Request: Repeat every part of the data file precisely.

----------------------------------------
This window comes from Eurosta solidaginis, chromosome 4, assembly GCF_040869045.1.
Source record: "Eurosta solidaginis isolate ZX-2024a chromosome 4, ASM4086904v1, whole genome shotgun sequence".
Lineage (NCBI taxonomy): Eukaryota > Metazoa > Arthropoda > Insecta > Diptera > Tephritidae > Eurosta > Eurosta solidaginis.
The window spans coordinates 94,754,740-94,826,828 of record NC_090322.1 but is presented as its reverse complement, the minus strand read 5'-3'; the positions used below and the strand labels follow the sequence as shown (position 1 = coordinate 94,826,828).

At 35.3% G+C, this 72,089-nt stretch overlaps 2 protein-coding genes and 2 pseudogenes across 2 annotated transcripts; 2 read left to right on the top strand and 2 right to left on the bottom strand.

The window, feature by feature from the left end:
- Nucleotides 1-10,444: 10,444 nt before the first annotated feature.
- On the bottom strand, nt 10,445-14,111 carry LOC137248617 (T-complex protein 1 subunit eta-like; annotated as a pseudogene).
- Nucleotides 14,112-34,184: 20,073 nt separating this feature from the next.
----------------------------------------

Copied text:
This window comes from Eurosta solidaginis, chromosome 4, assembly GCF_040869045.1.
Source record: "Eurosta solidaginis isolate ZX-2024a chromosome 4, ASM4086904v1, whole genome shotgun sequence".
Lineage (NCBI taxonomy): Eukaryota > Metazoa > Arthropoda > Insecta > Diptera > Tephritidae > Eurosta > Eurosta solidaginis.
The window spans coordinates 94,754,740-94,826,828 of record NC_090322.1 but is presented as its reverse complement, the minus strand read 5'-3'; the positions used below and the strand labels follow the sequence as shown (position 1 = coordinate 94,826,828).

At 35.3% G+C, this 72,089-nt stretch overlaps 2 protein-coding genes and 2 pseudogenes across 2 annotated transcripts; 2 read left to right on the top strand and 2 right to left on the bottom strand.

The window, feature by feature from the left end:
- Nucleotides 1-10,444: 10,444 nt before the first annotated feature.
- On the bottom strand, nt 10,445-14,111 carry LOC137248617 (T-complex protein 1 subunit eta-like; annotated as a pseudogene).
- Nucleotides 14,112-34,184: 20,073 nt separating this feature from the next.